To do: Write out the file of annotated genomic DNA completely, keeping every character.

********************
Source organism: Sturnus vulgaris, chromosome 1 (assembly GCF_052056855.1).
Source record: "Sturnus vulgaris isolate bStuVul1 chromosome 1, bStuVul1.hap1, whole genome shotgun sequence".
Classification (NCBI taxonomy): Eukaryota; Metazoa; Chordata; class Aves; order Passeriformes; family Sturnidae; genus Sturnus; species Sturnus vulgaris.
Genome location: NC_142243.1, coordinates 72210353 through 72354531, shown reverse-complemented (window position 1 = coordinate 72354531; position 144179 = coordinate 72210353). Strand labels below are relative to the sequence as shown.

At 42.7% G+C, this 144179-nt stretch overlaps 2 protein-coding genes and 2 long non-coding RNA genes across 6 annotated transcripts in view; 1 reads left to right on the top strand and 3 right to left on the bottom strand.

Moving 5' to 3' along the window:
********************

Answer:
Source organism: Sturnus vulgaris, chromosome 1 (assembly GCF_052056855.1).
Source record: "Sturnus vulgaris isolate bStuVul1 chromosome 1, bStuVul1.hap1, whole genome shotgun sequence".
Classification (NCBI taxonomy): Eukaryota; Metazoa; Chordata; class Aves; order Passeriformes; family Sturnidae; genus Sturnus; species Sturnus vulgaris.
Genome location: NC_142243.1, coordinates 72210353 through 72354531, shown reverse-complemented (window position 1 = coordinate 72354531; position 144179 = coordinate 72210353). Strand labels below are relative to the sequence as shown.

At 42.7% G+C, this 144179-nt stretch overlaps 2 protein-coding genes and 2 long non-coding RNA genes across 6 annotated transcripts in view; 1 reads left to right on the top strand and 3 right to left on the bottom strand.

Moving 5' to 3' along the window: